Thursday, March 22, 2007

hodge podge

I've kind of been laying low recently while waiting to hear back from the music schools I applied to. Well, the ones where the decision is not already apparent, anyway, hee hee.

The reason for this is that the process was a personal weed-out challenge as well. After many discussions with my mother (Curtis-trained, herself), we decided that it would be best to put some sort of time limit on pursuing music as a primary means of earning a living, i.e., neither of us really wanted me to be trying for like ages. So the idea was to apply to a lot of selective programs, not only to get the best instruction (theoretically) should I get in, but also to see if people thought I had the goods to "make it" in this field. So it's entirely possible that I could be searching for another field come April -- hence general reticence.

That's why in the meantime, I've been busying myself crocheting. Yes, crocheting! I evidently have inherited the "serial hobbyist" gene from my mother. In terms of crafts-type activities, I usually pick them up as a result of wanting things for myself: ("I want pumpkin I'll learn to make it!"). So I found this post about a moebius scarf and then another post about a certain crochet stitch. BINGO. New project. Currently, I've been at it for 3 days, and I've already passed 3 feet of scarf. Tomorrow, I should be able to stitch the seam together and make myself a moebius scarf. I'm excited!

Of course, during all of this, I'm still singing (though currently have a bear of a sore throat) and oddly enough, I think I have another breakthrough in the works. I've been very aware of how my larynx does funny things, and how I've gotten use to it. Lately, I've been trying to focus on it more and more, particularly in my speaking voice, which is "unnaturally" high for the range in which I sing. This discovery came about while I was fiddling with vowels while walking on the way to work. I had noticed that my high notes tended to come with...not spreading, per se, but the way my face felt as I went for notes, say high g and higher, was distinctly different from the approach there. So I thought, well, ok - so if I avoid the sensation of spreading (which is, indeed, quite close) but adopt the feeling of two horizontal points spaced the width of my face apart, what happens?

It turns out that the larynx tends to stay right put. Incidentally, the is the same feeling (in my face) when I smile. It feels much more horizontal to me than a vertical lift of the "fauces" or zygomatic arch. In any event, this has been an aid not only in purifying and raising the troublesome eee and oooo vowels, it's helped to clean up the ah vowel and give it some more resonance. I'm going to have to fiddle with this a little bit more, but I feel it's on a pretty good track.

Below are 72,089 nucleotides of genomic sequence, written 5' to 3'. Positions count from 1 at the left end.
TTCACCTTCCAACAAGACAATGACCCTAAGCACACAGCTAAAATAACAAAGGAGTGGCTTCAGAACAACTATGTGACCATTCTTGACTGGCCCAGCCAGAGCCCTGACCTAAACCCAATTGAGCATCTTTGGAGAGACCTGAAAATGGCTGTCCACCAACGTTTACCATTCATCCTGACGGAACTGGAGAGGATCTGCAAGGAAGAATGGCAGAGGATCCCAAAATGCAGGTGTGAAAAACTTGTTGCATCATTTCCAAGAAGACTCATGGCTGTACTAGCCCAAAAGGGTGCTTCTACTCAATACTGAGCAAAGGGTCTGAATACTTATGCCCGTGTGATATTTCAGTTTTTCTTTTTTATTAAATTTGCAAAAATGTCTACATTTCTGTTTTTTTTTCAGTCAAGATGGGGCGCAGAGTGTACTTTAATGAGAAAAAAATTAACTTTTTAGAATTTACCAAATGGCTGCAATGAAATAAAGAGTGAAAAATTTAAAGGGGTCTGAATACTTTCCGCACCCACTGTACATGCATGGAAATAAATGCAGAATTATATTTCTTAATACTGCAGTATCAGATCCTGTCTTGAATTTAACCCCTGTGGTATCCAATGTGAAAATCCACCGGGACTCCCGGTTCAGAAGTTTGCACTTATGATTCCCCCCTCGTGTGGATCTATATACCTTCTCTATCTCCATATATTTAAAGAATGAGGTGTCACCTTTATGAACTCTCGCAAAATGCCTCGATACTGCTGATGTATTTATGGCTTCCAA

Of course you didn't think I would abandon my scouring of teh internets, did you? Here are two lovely youtube playlists:

1) Rehearsal footage of Dawn Upshaw preparing the role of the Angel in Messiaen's St. Francois d'Assise.

2) Pilar Lorengar singing two of Donna Elvira's arias. (If any of you have been turned off by her prominent vibrato as recorded, give these a listen. In the house, she must have been something else. Also, my sense is that my high notes (when I finally straighten them out) will probably be harmonically structured similarly to her high notes -- which I am totally stoked about!)


Valerie said...

Thanks for the clip of Dawn Upshaw, Alex. She is truly an amazing artist. I also happen to love the way Peter Sellars works, although not everyone agrees!
Had the privilege of hearing Dawn live at the Ojai festival last year singing Cathy Berberian and Golijov, and completely fell for her!
By the way, I think your audition strategy is incredibly brave. The most important thing to remember is that come what may, you can choose to keep singing all your life if it's what you love.Our society can be rather strange in that way-- thinking that something is only worth doing if you're doing it professionally. Not true!

alex said...

Thanks for your comments. I definitely plan to continue singing regardless of what happens come April.

And not a problem re: Upshaw. I have definitely grown considerably in my appreciation, and I find that watching someone work can be monumentously helpful both from student and audience perspectives.

I guess I still don't know what I think about Peter Sellars' approaches. A post is forthcoming on this subject, but more specifically about Lulu and Berg's serialism (and hyper specific production notes).

Valerie said...

Hi Alex,

I got fired up and blogged about Dawn Upshaw and the Messiaen-- check it out if you like!